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VCP Fee Change Represents Opportunity for Larger Plans

VCP is a program offered by the IRS to allow sponsors of qualified retirement plans (401(k)/ 403(b) plans) to correct retirement plan errors. An applicant must disclose the mistake in writing and then correct the failure and pay a fee.

The applicant receives approval of the correction from the IRS in the form of a "compliance statement". The VCP process can be used to correct even significant failures regardless of when the application is made following the plan failure. Other correction methods such as self-correction cannot be used after a certain point in time and leave the plan sponsor without approval by the IRS.

The IRS has changed the method for calculating the fee that must accompany an application to the Voluntary Correction Program (VCP). The fee was previously based on the number of participants in a plan. The fee is now based on the value of plan assets. The change allows larger plans to obtain written approval for correction of retirement plan failures for a reduced fee.

Applications that are submitted on or after January 2, 2018 are subject to the following revised fee schedule.  It is based on the value of plan assets as stated in the plan's most recent Form 5500:

Net Assets VCP Fee
$0 to $500,000 $1,500
Over $500,000 to $10,000,000 $3,000
Over $10,000,000 $3,500

In 2017 VCP fees ranged from $500 for a Plan with 20 or fewer participants to $15,000 for the largest plans with certain exceptions:

Number of Plan Participants VCP Fee
20 or fewer $500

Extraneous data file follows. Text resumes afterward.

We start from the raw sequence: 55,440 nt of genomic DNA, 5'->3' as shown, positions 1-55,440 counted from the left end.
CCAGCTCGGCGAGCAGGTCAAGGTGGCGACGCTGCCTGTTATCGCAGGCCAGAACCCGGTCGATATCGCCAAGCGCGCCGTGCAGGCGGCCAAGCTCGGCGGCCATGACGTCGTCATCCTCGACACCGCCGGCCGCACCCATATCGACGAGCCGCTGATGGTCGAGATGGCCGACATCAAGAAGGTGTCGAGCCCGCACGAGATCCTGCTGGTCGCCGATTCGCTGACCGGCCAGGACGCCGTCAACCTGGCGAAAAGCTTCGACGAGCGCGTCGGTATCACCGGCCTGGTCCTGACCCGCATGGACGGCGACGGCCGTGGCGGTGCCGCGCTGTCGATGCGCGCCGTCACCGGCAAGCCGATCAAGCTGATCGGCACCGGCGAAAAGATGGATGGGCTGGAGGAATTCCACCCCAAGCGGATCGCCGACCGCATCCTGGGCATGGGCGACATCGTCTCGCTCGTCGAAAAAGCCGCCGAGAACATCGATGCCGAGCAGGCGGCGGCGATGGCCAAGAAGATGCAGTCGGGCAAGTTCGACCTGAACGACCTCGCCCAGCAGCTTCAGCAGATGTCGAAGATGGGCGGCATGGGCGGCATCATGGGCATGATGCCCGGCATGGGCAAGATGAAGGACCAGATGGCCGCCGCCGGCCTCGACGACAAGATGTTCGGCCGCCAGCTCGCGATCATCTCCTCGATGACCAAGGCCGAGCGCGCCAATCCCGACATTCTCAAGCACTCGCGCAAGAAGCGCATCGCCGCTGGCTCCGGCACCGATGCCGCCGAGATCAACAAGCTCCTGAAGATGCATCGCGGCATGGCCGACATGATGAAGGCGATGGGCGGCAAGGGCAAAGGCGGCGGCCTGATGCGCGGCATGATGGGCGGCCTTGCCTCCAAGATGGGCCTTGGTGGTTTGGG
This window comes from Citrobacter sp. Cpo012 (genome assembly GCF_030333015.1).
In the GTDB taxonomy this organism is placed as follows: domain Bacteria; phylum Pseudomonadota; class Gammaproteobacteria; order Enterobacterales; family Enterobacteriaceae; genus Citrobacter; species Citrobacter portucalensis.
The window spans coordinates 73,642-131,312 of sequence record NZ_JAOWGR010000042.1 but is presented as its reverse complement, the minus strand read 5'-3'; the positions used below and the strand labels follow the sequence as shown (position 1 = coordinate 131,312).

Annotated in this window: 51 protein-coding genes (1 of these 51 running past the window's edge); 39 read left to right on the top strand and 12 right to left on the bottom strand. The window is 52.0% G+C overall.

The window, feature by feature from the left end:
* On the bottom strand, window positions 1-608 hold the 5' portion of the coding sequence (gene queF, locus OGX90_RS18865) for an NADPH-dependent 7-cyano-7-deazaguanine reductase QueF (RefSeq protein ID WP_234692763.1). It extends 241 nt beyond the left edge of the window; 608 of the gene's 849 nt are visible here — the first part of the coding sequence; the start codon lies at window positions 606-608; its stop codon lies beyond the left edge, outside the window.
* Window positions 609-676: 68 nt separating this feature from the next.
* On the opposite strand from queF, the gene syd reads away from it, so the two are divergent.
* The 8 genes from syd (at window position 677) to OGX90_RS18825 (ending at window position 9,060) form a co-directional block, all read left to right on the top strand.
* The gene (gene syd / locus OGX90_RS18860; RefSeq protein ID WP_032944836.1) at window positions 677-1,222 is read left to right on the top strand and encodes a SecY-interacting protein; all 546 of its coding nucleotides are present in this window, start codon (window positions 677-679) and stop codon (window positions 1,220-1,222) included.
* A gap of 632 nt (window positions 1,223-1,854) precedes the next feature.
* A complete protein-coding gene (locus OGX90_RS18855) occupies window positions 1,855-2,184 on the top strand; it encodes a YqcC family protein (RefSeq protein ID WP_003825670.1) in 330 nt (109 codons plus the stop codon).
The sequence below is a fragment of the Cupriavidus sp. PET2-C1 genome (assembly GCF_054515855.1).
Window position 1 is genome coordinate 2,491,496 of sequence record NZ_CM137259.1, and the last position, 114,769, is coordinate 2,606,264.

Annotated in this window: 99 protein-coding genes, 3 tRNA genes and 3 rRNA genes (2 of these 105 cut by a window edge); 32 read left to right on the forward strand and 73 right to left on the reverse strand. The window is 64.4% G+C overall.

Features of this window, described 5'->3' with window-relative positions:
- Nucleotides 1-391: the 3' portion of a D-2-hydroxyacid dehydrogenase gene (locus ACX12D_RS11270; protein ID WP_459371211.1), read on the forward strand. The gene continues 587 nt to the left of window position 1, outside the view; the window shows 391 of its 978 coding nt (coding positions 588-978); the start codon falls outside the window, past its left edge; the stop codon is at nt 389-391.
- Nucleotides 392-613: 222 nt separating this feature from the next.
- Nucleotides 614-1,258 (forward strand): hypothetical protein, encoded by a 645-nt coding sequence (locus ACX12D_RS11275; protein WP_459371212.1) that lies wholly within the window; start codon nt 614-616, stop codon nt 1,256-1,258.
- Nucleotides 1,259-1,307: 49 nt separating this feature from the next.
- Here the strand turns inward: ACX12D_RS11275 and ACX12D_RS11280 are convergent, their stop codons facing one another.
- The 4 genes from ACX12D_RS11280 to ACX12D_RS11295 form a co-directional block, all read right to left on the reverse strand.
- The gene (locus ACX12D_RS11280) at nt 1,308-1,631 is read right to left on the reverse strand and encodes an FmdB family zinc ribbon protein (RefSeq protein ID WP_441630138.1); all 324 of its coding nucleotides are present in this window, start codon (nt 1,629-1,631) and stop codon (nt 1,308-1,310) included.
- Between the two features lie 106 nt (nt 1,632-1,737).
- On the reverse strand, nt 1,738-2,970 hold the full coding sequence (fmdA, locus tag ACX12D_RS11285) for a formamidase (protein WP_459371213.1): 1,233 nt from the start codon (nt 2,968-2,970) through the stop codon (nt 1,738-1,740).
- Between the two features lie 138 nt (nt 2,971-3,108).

21-50 $750
51-100 $1,500
101-1,000 $5,000
1,001-10,000 $10,000
More than 10,000 $15,000

The change can result in an increased fee in certain circumstances but there is a reduction for a plan with more than 100 participants. The new structure has also eliminated category specific reduced fees, thereby simplifying the determination of the applicable fee.

This change represents a significant savings for larger plans. Operational failures can now be addressed regardless of their level of significance and regardless of how much time has passed since the failure occurred. The determination of whether an error can be corrected through self-correction is often complicated. The reduced fee for a VCP filing encourages larger plans to err on the side of caution and disclose plan mistakes.

Applicants must continue to use Form 8951 which has not yet been revised for the new fee structure. Portions of the form referencing the number of participants should be ignored. The applicable fee as set forth in Rev. Proc. 2018-4 should be submitted with Form 8951.  

This article is for information purposes only and should not be considered legal advice. If you have questions about your retirement plan or the content of this article, please contact a member of the Business and Tax practice group at Foster Swift, Collins & Smith, PC. 

Categories: Compliance, Employee Benefits, Tax

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